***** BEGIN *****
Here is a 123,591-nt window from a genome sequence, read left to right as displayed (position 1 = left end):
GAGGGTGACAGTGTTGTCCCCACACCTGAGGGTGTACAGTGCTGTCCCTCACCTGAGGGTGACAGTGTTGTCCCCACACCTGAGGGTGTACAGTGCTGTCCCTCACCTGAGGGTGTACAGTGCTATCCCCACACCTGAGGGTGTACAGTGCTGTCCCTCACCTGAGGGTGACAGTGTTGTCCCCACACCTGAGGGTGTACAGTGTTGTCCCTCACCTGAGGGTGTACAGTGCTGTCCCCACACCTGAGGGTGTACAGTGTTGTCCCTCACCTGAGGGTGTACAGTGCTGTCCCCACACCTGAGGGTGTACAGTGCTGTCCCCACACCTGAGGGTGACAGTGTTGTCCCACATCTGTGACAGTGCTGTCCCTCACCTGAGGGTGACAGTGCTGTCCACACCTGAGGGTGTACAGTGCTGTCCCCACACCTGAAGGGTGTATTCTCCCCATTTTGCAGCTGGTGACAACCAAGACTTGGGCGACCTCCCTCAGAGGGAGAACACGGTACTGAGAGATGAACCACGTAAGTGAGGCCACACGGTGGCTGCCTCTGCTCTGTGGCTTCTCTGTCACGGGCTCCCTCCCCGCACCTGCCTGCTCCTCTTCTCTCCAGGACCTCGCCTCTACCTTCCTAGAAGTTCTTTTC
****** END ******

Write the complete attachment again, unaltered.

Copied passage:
Here is a 123,591-nt window from a genome sequence, read left to right as displayed (position 1 = left end):
GAGGGTGACAGTGTTGTCCCCACACCTGAGGGTGTACAGTGCTGTCCCTCACCTGAGGGTGACAGTGTTGTCCCCACACCTGAGGGTGTACAGTGCTGTCCCTCACCTGAGGGTGTACAGTGCTATCCCCACACCTGAGGGTGTACAGTGCTGTCCCTCACCTGAGGGTGACAGTGTTGTCCCCACACCTGAGGGTGTACAGTGTTGTCCCTCACCTGAGGGTGTACAGTGCTGTCCCCACACCTGAGGGTGTACAGTGTTGTCCCTCACCTGAGGGTGTACAGTGCTGTCCCCACACCTGAGGGTGTACAGTGCTGTCCCCACACCTGAGGGTGACAGTGTTGTCCCACATCTGTGACAGTGCTGTCCCTCACCTGAGGGTGACAGTGCTGTCCACACCTGAGGGTGTACAGTGCTGTCCCCACACCTGAAGGGTGTATTCTCCCCATTTTGCAGCTGGTGACAACCAAGACTTGGGCGACCTCCCTCAGAGGGAGAACACGGTACTGAGAGATGAACCACGTAAGTGAGGCCACACGGTGGCTGCCTCTGCTCTGTGGCTTCTCTGTCACGGGCTCCCTCCCCGCACCTGCCTGCTCCTCTTCTCTCCAGGACCTCGCCTCTACCTTCCTAGAAGTTCTTTTC